Do you suffer from chronic, but not debilitating, low back pain? Ninety percent of people suffer from it at some point in their lives. There is a simple, valuable technique that can help give you a stonger, more resilient low back: squatting.
When I was in my twenties, I experienced chronic aching in my back on a regular basis that would become almost intolerable on long car trips. I have a long torso, and a history of poor childhood posture. These, coupled with my work as a carpenter, were a perfect recipe for back pain.
During those years, I worked with a contractor named Robert who worked really hard for long hours and had done so for a long time. He was twenty years older than I, and I could barely keep up with him. I knew he didn't do yoga (which had helped resolve most of my back pain), so I was curious as to how he kept himself in shape to be able to do all the bending and lifting that was required in his strenuous work. I finally asked him. His answer was simple: Squats.
He said that he used to have frequent debilitating back pain before a chiropractor taught him to do these squats. He now does them faithfully every day and has never had back pain since. I was intrigued that a single exercise could give that much benefit.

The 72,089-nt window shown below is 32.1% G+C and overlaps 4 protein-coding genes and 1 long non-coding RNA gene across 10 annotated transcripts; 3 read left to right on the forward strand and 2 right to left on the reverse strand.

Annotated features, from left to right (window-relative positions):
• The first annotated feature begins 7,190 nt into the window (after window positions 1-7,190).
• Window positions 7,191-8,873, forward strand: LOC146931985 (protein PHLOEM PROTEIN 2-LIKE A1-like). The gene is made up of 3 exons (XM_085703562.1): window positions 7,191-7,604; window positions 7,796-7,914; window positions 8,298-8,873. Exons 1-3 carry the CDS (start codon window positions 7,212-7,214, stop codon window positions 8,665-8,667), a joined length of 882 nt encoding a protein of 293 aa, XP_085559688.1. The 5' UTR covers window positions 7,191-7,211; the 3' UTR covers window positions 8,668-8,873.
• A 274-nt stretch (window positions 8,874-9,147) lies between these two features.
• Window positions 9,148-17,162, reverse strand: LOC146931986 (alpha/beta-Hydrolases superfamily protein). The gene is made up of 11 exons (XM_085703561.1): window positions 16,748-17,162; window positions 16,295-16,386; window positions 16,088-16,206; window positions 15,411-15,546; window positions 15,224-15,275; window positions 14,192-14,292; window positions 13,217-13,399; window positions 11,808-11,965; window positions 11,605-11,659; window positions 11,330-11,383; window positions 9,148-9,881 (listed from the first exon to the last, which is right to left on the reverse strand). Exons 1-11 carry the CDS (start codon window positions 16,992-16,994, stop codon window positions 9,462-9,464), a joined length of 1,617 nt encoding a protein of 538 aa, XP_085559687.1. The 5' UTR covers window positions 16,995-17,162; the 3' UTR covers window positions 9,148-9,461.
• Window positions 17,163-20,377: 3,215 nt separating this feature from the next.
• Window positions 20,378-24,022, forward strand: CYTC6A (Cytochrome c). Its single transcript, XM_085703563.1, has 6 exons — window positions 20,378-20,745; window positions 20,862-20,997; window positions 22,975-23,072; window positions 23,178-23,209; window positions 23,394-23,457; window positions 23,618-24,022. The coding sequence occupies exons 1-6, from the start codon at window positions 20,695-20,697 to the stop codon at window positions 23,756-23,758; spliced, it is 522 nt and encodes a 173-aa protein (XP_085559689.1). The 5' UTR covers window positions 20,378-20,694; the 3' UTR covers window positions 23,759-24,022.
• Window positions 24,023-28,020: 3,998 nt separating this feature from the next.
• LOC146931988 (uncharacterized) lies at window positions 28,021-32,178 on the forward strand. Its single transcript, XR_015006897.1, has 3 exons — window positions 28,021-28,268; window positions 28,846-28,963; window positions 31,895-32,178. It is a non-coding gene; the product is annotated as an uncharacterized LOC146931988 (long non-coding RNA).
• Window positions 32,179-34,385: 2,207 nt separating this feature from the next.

Fast forward to present day. I still practice and teach Yoga, but not nearly as much as in those days, and I have two young kids that I lug around all the time as well. I am no longer doing carpentry but have other stresses on my low back (such as those kids!). Last year, I started getting some twinges of back pain again, just like in my twenties. The voice of Robert popped in my head. "Do the squats!" it said. So I started doing the squats-and guess what? No more back pain!
Squat training helps to strengthen your gluteal muscles and core, and stretches your lower back and hip flexors. In doing this, it helps to stabilize your sacrum and pelvis. It is important to coordinate the movement with your breath, as one does in the practice of Yoga.
The focus on deep inhaling and exhaling increases awareness and supports the movement. Notice that these squats are done with a wall as a guide. The alignment of your knees over your ankles is important to prevent knee strain or injury and to maximize benefit.To do the wall squats:
When you begin to practice wall squats, the key is to start slowly. Notice how you feel the next day. It is OK to be a little bit sore. Skip a day if that feels wise. Remember to coordinate the down with the exhale and the up with the inhale. You can be on your way to a healthier spine, core, and pelvic region. If you are breathing fully, even your lungs are getting stronger!
Remember, if you have pain, it is always best to have it evaluated by a trained professional before you begin any sort of physical exercise. This exercise is not a cure-all nor is it for every body. Please exercise caution and common sense.
By Brett Avelin
Brett Avelin is an Acupuncturist at Sojourns Community Health Clinic. For more information please contact Sojourns Community Health Clinic, at (802) 722-4023.